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  1. #1
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    Smile Fishing for some help.

    Advice needed for a novice!
    I have been riding a cannondale synapse for the past couple of months which I purchased last year> I live in the north suburbs of Chicago, and where I ride the terrain varies, and the foot and bike traffic is such that I was looking for a hybrid bicycle to ride at times where I get still get speed, and distance but at the same time maneuver without having to worry about clipping in and out of the pedals. I am 52 and already feel numb hands after riding the road bike for a while (carpal tunnel like symptoms). I was looking at the Cannondale Quick1 or the Marin Mill Valley but I am open to other suggestions. I like the weight and suspension / comfort of a bicycle that is at least partially made of carbon components...I also like good quality components as I have enjoyed the SRAM Rival gear on my road bike. Sorry I am so wordy! Also any suggestions for the numb hands / fingers that I get after riding for 45 min. I have already tried gloves.

  2. #2
    Senior Member
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    Hello,
    I have back and neck issues and experience a lot of hand numbness as well. What I did that has helped is, raise the handle bars, tilted the neck back towards me and moved the saddle back some.

  3. #3
    Senior Member xoxoxoxoLive's Avatar
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    Can not really comment on the bike to choose, but as far as the hand numbness, I have never had much
    trouble with hand numbness, but when I feel it coming on, just take my hands off the bars, shake them
    around to get the blood flowing back through them...seems to work for me ! Richard : )

  4. #4
    Senior Member AdelaaR's Avatar
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    Yeah the trick lies in not to keep your hands in the same position and with the same pressure for too long.
    Apart from that, getting suspension or gelgrips or anything like that will help.

  5. #5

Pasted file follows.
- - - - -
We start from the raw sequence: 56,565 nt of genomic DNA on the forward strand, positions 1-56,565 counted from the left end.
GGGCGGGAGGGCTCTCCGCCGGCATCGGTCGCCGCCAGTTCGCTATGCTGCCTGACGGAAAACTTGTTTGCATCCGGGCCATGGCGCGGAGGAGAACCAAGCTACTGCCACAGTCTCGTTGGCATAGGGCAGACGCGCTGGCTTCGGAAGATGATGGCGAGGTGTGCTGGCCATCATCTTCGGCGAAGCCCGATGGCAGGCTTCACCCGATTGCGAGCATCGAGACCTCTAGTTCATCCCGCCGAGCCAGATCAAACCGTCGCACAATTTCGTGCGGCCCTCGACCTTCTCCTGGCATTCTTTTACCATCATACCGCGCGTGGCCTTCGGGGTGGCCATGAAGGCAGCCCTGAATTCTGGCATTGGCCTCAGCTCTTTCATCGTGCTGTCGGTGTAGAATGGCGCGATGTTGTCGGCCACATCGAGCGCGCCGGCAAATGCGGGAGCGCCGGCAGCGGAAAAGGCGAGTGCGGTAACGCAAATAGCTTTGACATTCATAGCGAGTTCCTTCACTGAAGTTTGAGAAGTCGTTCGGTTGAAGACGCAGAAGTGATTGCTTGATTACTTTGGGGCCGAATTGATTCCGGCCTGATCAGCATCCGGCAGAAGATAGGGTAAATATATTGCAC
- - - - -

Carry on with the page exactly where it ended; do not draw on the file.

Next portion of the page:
Member specialfx's Avatar
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    Different handlebars, grips and bar ends will give you multiple hand position options while riding to alleviate numbness/ pain. There's a thread below that has wonderful pictures that may give you an idea.

  6. #6
    Born Again Pagan irclean's Avatar
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    Quote Originally Posted by specialfx View Post
    Different handlebars, grips and bar ends will give you multiple hand position options while riding to alleviate numbness/ pain. There's a thread below that has wonderful pictures that may give you an idea.
    Agreed. Some good ergonomic grips like those made by Ergon are very helpful. I used the GC2s and they are great. I recently installed some trekking bars and now the GC2s are on another bike.
    Gettin' my Fred on.

  7. #7
    Illusionist Mariah's Avatar
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    I raised the bars 2" on my Trek 7.7 FX and it made a tremendous difference. I no longer have pain in my hands or wrists.

  8. #8
    Senior Member meanwhile's Avatar
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    Quote Originally Posted by newbee1 View Post
    Advice needed for a novice!
    I have been riding a cannondale synapse for the past couple of months which I purchased last year> I live in the north suburbs of Chicago, and where I ride the terrain varies, and the foot and bike traffic is such that I was looking for a hybrid bicycle to ride at times where I get still get speed, and distance but at the same time maneuver without having to worry about clipping in and out of the pedals. I am 52 and already feel numb hands after riding the road bike for a while (carpal tunnel like symptoms). I was looking at the Cannondale Quick1 or the Marin Mill Valley but I am open to other suggestions. I like the weight and suspension / comfort of a bicycle that is at least partially made of carbon components...I also like good quality components as I have enjoyed the SRAM Rival gear on my road bike. Sorry I am so wordy! Also any suggestions for the numb hands / fingers that I get after riding for 45 min. I have already tried gloves.
    Before you buy a new bike try three things

    1. Put Bar Phat or Fizik Gel on your handle bars and maybe a shock absorbing tape like DSP Lizardskin. *And* wear gel palm gloves.

    2. Put a much higher and shorter stem on. Use an MTB stem if necessary or a steering extender or flip a TT stem. Or buy a new fork with an uncut steerer. Start with getting your bars level with the saddle and then try going higher if that doesn't work.

    3. Re. pedals, try BMX pin pedals. They grip like furies and no straps or special shoes are required.

    Drop bars don't cause numb hands, but bars of any type set too low and with too little cushioning do. Most modern drop bar bikes are configured for 20 year old athletes, but they can be re-configured quite easily. Take a look at

    http://www.rivbike.com/article/bike_...izing_position

  9. #9
    Senior Member meanwhile's Avatar
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    Also look at:

    http://www.stanford.edu/~dru/moustache.html

    With this bar change you could keep your current shifters and turn your Synapse into a hybrid. Otherwise, buy a hybrid with reasonably high bars - there are lots of good ones - and, as suggested, fit Ergon grips.

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